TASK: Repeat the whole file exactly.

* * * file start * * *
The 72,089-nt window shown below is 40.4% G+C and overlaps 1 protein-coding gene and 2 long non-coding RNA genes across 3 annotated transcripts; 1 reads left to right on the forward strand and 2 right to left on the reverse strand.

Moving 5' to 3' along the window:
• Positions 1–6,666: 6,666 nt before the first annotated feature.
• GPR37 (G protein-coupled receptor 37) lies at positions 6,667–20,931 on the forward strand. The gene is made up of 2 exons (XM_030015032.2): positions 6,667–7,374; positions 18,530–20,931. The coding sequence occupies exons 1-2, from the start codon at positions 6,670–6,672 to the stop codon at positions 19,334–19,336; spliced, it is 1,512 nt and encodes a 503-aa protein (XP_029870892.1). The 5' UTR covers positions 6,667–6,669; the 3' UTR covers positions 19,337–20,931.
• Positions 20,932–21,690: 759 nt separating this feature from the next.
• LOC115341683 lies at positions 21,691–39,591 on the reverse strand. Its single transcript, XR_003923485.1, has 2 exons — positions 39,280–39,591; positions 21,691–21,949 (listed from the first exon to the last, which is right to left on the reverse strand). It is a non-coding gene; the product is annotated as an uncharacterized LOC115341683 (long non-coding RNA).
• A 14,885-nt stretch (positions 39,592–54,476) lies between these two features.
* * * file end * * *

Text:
The 72,089-nt window shown below is 40.4% G+C and overlaps 1 protein-coding gene and 2 long non-coding RNA genes across 3 annotated transcripts; 1 reads left to right on the forward strand and 2 right to left on the reverse strand.

Moving 5' to 3' along the window:
• Positions 1–6,666: 6,666 nt before the first annotated feature.
• GPR37 (G protein-coupled receptor 37) lies at positions 6,667–20,931 on the forward strand. The gene is made up of 2 exons (XM_030015032.2): positions 6,667–7,374; positions 18,530–20,931. The coding sequence occupies exons 1-2, from the start codon at positions 6,670–6,672 to the stop codon at positions 19,334–19,336; spliced, it is 1,512 nt and encodes a 503-aa protein (XP_029870892.1). The 5' UTR covers positions 6,667–6,669; the 3' UTR covers positions 19,337–20,931.
• Positions 20,932–21,690: 759 nt separating this feature from the next.
• LOC115341683 lies at positions 21,691–39,591 on the reverse strand. Its single transcript, XR_003923485.1, has 2 exons — positions 39,280–39,591; positions 21,691–21,949 (listed from the first exon to the last, which is right to left on the reverse strand). It is a non-coding gene; the product is annotated as an uncharacterized LOC115341683 (long non-coding RNA).
• A 14,885-nt stretch (positions 39,592–54,476) lies between these two features.